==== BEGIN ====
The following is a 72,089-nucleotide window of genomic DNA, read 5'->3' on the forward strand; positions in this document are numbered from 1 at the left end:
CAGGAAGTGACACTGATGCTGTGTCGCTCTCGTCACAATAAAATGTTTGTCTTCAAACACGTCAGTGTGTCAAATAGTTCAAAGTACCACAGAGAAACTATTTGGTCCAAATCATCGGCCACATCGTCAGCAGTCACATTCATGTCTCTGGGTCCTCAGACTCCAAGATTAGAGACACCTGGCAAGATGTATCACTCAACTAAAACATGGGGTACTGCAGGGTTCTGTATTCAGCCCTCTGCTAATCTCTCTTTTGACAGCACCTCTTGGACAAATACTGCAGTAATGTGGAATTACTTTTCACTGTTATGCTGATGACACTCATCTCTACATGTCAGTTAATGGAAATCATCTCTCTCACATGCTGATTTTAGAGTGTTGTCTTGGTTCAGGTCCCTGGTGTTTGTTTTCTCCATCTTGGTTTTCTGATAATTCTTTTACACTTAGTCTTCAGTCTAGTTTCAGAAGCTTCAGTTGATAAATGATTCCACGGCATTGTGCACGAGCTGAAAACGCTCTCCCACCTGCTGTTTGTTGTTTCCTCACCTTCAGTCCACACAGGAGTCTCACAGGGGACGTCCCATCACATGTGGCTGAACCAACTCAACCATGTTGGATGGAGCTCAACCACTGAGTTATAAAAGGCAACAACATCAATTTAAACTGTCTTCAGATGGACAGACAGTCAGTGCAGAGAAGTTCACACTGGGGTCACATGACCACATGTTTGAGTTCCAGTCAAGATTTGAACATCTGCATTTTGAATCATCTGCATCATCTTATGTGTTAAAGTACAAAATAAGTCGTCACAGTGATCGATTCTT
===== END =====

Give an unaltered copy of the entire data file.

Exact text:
The following is a 72,089-nucleotide window of genomic DNA, read 5'->3' on the forward strand; positions in this document are numbered from 1 at the left end:
CAGGAAGTGACACTGATGCTGTGTCGCTCTCGTCACAATAAAATGTTTGTCTTCAAACACGTCAGTGTGTCAAATAGTTCAAAGTACCACAGAGAAACTATTTGGTCCAAATCATCGGCCACATCGTCAGCAGTCACATTCATGTCTCTGGGTCCTCAGACTCCAAGATTAGAGACACCTGGCAAGATGTATCACTCAACTAAAACATGGGGTACTGCAGGGTTCTGTATTCAGCCCTCTGCTAATCTCTCTTTTGACAGCACCTCTTGGACAAATACTGCAGTAATGTGGAATTACTTTTCACTGTTATGCTGATGACACTCATCTCTACATGTCAGTTAATGGAAATCATCTCTCTCACATGCTGATTTTAGAGTGTTGTCTTGGTTCAGGTCCCTGGTGTTTGTTTTCTCCATCTTGGTTTTCTGATAATTCTTTTACACTTAGTCTTCAGTCTAGTTTCAGAAGCTTCAGTTGATAAATGATTCCACGGCATTGTGCACGAGCTGAAAACGCTCTCCCACCTGCTGTTTGTTGTTTCCTCACCTTCAGTCCACACAGGAGTCTCACAGGGGACGTCCCATCACATGTGGCTGAACCAACTCAACCATGTTGGATGGAGCTCAACCACTGAGTTATAAAAGGCAACAACATCAATTTAAACTGTCTTCAGATGGACAGACAGTCAGTGCAGAGAAGTTCACACTGGGGTCACATGACCACATGTTTGAGTTCCAGTCAAGATTTGAACATCTGCATTTTGAATCATCTGCATCATCTTATGTGTTAAAGTACAAAATAAGTCGTCACAGTGATCGATTCTT